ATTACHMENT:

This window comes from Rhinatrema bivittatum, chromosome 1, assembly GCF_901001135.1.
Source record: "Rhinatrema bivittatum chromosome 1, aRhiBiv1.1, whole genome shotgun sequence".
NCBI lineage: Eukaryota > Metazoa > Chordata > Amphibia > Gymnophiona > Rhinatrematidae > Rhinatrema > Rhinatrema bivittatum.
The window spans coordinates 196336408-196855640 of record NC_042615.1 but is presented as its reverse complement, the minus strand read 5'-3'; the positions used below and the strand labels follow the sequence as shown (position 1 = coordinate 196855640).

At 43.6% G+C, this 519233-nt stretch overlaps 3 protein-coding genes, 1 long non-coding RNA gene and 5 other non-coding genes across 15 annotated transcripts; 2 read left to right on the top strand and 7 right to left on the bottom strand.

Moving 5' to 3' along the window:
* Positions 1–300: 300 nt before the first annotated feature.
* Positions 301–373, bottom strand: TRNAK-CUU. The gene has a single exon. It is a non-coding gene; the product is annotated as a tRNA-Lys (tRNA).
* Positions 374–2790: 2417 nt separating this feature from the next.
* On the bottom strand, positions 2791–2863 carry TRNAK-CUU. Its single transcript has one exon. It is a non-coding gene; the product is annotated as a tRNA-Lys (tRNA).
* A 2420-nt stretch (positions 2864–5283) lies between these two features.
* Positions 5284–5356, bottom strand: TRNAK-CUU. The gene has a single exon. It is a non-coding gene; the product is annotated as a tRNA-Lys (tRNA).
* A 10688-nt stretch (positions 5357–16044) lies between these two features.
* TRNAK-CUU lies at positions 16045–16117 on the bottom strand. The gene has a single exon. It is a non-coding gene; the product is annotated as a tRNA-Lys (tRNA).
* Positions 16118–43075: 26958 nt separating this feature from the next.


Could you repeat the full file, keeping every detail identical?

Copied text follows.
This window comes from Rhinatrema bivittatum, chromosome 1, assembly GCF_901001135.1.
Source record: "Rhinatrema bivittatum chromosome 1, aRhiBiv1.1, whole genome shotgun sequence".
NCBI lineage: Eukaryota > Metazoa > Chordata > Amphibia > Gymnophiona > Rhinatrematidae > Rhinatrema > Rhinatrema bivittatum.
The window spans coordinates 196336408-196855640 of record NC_042615.1 but is presented as its reverse complement, the minus strand read 5'-3'; the positions used below and the strand labels follow the sequence as shown (position 1 = coordinate 196855640).

At 43.6% G+C, this 519233-nt stretch overlaps 3 protein-coding genes, 1 long non-coding RNA gene and 5 other non-coding genes across 15 annotated transcripts; 2 read left to right on the top strand and 7 right to left on the bottom strand.

Moving 5' to 3' along the window:
* Positions 1–300: 300 nt before the first annotated feature.
* Positions 301–373, bottom strand: TRNAK-CUU. The gene has a single exon. It is a non-coding gene; the product is annotated as a tRNA-Lys (tRNA).
* Positions 374–2790: 2417 nt separating this feature from the next.
* On the bottom strand, positions 2791–2863 carry TRNAK-CUU. Its single transcript has one exon. It is a non-coding gene; the product is annotated as a tRNA-Lys (tRNA).
* A 2420-nt stretch (positions 2864–5283) lies between these two features.
* Positions 5284–5356, bottom strand: TRNAK-CUU. The gene has a single exon. It is a non-coding gene; the product is annotated as a tRNA-Lys (tRNA).
* A 10688-nt stretch (positions 5357–16044) lies between these two features.
* TRNAK-CUU lies at positions 16045–16117 on the bottom strand. The gene has a single exon. It is a non-coding gene; the product is annotated as a tRNA-Lys (tRNA).
* Positions 16118–43075: 26958 nt separating this feature from the next.